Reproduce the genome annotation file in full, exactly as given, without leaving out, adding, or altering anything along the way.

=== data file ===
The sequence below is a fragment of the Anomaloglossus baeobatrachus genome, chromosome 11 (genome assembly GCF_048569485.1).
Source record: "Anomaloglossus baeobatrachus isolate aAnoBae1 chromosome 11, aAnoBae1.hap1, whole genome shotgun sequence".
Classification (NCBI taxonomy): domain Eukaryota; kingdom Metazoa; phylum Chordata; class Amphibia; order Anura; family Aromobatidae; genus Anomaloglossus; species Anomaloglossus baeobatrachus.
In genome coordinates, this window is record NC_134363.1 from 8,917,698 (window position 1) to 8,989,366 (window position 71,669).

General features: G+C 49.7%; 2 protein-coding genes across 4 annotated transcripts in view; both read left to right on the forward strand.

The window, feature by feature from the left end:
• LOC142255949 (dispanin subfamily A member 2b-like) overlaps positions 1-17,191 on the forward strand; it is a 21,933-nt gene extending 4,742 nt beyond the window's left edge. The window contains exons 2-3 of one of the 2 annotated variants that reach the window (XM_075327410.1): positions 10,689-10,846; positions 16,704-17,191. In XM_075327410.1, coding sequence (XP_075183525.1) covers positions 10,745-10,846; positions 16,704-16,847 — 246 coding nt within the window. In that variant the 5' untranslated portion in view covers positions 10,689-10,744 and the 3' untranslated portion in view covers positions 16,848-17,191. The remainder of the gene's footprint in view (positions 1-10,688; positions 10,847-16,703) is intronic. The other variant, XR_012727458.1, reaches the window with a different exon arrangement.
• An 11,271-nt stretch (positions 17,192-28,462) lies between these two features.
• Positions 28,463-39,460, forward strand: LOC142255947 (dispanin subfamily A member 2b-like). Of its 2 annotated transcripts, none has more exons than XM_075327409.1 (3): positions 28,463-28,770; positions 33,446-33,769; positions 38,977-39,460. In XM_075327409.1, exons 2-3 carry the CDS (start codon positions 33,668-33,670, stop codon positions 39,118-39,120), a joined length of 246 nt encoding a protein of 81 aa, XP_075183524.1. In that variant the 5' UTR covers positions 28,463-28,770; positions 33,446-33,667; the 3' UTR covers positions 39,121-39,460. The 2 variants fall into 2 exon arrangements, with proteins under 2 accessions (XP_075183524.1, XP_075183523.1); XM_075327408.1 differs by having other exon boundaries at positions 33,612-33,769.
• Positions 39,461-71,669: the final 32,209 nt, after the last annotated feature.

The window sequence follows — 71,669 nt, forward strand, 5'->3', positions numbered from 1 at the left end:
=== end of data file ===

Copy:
The sequence below is a fragment of the Anomaloglossus baeobatrachus genome, chromosome 11 (genome assembly GCF_048569485.1).
Source record: "Anomaloglossus baeobatrachus isolate aAnoBae1 chromosome 11, aAnoBae1.hap1, whole genome shotgun sequence".
Classification (NCBI taxonomy): domain Eukaryota; kingdom Metazoa; phylum Chordata; class Amphibia; order Anura; family Aromobatidae; genus Anomaloglossus; species Anomaloglossus baeobatrachus.
In genome coordinates, this window is record NC_134363.1 from 8,917,698 (window position 1) to 8,989,366 (window position 71,669).

General features: G+C 49.7%; 2 protein-coding genes across 4 annotated transcripts in view; both read left to right on the forward strand.

The window, feature by feature from the left end:
• LOC142255949 (dispanin subfamily A member 2b-like) overlaps positions 1-17,191 on the forward strand; it is a 21,933-nt gene extending 4,742 nt beyond the window's left edge. The window contains exons 2-3 of one of the 2 annotated variants that reach the window (XM_075327410.1): positions 10,689-10,846; positions 16,704-17,191. In XM_075327410.1, coding sequence (XP_075183525.1) covers positions 10,745-10,846; positions 16,704-16,847 — 246 coding nt within the window. In that variant the 5' untranslated portion in view covers positions 10,689-10,744 and the 3' untranslated portion in view covers positions 16,848-17,191. The remainder of the gene's footprint in view (positions 1-10,688; positions 10,847-16,703) is intronic. The other variant, XR_012727458.1, reaches the window with a different exon arrangement.
• An 11,271-nt stretch (positions 17,192-28,462) lies between these two features.
• Positions 28,463-39,460, forward strand: LOC142255947 (dispanin subfamily A member 2b-like). Of its 2 annotated transcripts, none has more exons than XM_075327409.1 (3): positions 28,463-28,770; positions 33,446-33,769; positions 38,977-39,460. In XM_075327409.1, exons 2-3 carry the CDS (start codon positions 33,668-33,670, stop codon positions 39,118-39,120), a joined length of 246 nt encoding a protein of 81 aa, XP_075183524.1. In that variant the 5' UTR covers positions 28,463-28,770; positions 33,446-33,667; the 3' UTR covers positions 39,121-39,460. The 2 variants fall into 2 exon arrangements, with proteins under 2 accessions (XP_075183524.1, XP_075183523.1); XM_075327408.1 differs by having other exon boundaries at positions 33,612-33,769.
• Positions 39,461-71,669: the final 32,209 nt, after the last annotated feature.

The window sequence follows — 71,669 nt, forward strand, 5'->3', positions numbered from 1 at the left end: